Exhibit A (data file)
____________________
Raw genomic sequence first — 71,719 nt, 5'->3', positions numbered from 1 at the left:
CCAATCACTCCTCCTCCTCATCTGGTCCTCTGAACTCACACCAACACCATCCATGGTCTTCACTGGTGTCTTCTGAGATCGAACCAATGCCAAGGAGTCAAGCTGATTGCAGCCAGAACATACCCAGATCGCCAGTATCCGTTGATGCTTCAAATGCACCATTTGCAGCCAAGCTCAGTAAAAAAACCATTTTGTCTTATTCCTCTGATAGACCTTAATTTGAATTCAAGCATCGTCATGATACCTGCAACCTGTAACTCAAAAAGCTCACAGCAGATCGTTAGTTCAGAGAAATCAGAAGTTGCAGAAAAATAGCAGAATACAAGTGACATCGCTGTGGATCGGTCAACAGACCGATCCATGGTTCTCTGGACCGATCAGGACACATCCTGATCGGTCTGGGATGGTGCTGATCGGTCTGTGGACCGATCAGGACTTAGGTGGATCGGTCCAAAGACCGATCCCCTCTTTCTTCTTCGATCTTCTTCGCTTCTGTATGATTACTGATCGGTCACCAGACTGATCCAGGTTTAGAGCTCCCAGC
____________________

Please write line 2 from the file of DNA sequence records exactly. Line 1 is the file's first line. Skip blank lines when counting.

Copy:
CCAATCACTCCTCCTCCTCATCTGGTCCTCTGAACTCACACCAACACCATCCATGGTCTTCACTGGTGTCTTCTGAGATCGAACCAATGCCAAGGAGTCAAGCTGATTGCAGCCAGAACATACCCAGATCGCCAGTATCCGTTGATGCTTCAAATGCACCATTTGCAGCCAAGCTCAGTAAAAAAACCATTTTGTCTTATTCCTCTGATAGACCTTAATTTGAATTCAAGCATCGTCATGATACCTGCAACCTGTAACTCAAAAAGCTCACAGCAGATCGTTAGTTCAGAGAAATCAGAAGTTGCAGAAAAATAGCAGAATACAAGTGACATCGCTGTGGATCGGTCAACAGACCGATCCATGGTTCTCTGGACCGATCAGGACACATCCTGATCGGTCTGGGATGGTGCTGATCGGTCTGTGGACCGATCAGGACTTAGGTGGATCGGTCCAAAGACCGATCCCCTCTTTCTTCTTCGATCTTCTTCGCTTCTGTATGATTACTGATCGGTCACCAGACTGATCCAGGTTTAGAGCTCCCAGC